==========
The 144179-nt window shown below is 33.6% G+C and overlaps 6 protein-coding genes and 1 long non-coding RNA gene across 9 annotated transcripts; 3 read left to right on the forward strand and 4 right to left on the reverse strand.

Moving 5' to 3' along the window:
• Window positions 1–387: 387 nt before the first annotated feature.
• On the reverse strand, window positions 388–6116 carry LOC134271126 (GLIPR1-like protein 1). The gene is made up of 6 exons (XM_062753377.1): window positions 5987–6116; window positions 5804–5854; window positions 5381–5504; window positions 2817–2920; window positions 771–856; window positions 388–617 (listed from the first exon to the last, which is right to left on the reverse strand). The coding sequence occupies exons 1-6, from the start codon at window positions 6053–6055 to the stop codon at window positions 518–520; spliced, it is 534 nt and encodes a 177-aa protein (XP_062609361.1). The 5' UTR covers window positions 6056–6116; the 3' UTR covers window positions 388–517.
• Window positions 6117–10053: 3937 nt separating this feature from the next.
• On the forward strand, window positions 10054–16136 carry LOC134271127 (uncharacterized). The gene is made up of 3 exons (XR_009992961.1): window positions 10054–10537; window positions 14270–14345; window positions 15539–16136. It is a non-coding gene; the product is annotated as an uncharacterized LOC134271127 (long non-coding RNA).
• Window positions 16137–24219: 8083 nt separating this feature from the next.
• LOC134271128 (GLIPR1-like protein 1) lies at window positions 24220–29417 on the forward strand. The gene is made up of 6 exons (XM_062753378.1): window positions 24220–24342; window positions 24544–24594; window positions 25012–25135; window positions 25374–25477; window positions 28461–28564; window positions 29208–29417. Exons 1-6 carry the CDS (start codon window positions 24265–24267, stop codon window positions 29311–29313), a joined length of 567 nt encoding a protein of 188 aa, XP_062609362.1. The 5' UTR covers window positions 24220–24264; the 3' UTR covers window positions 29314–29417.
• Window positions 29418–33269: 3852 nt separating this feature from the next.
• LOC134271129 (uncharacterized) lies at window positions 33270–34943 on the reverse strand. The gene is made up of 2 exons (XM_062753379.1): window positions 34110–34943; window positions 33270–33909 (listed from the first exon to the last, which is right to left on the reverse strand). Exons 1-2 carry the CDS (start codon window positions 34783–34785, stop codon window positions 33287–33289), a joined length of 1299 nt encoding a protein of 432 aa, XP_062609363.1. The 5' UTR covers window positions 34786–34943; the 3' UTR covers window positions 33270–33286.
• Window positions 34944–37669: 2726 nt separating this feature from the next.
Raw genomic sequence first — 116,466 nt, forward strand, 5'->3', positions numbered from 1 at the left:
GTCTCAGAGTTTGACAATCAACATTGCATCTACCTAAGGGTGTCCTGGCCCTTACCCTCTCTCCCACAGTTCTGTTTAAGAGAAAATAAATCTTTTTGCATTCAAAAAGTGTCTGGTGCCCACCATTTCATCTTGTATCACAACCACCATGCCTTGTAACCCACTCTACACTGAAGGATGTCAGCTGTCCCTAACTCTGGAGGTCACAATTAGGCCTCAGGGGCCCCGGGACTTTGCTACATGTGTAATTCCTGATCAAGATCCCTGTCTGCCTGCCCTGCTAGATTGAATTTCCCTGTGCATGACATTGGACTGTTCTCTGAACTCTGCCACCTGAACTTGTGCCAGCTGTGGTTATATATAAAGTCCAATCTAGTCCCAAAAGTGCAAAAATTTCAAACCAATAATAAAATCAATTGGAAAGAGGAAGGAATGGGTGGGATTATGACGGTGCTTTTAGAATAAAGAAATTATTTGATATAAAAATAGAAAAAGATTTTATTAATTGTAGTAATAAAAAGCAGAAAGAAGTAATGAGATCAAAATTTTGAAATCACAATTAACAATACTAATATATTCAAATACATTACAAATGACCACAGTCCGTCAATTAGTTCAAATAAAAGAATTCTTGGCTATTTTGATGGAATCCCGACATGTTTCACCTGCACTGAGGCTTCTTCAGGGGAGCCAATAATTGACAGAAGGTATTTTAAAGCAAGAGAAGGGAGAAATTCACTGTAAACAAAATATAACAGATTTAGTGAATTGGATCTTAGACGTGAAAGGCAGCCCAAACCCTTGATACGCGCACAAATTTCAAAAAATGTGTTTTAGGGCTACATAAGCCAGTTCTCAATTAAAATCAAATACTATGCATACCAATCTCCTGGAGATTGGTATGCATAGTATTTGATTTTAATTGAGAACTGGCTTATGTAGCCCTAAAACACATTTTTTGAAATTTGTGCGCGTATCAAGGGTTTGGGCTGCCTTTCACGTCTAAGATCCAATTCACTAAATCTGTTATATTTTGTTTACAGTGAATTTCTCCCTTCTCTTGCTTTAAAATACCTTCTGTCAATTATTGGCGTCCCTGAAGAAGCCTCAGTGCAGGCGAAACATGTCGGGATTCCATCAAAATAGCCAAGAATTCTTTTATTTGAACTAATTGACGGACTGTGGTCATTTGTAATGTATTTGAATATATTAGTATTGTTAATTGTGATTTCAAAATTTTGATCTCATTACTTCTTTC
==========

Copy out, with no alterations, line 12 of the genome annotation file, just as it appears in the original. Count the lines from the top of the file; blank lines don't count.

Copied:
Raw genomic sequence first — 116,466 nt, forward strand, 5'->3', positions numbered from 1 at the left: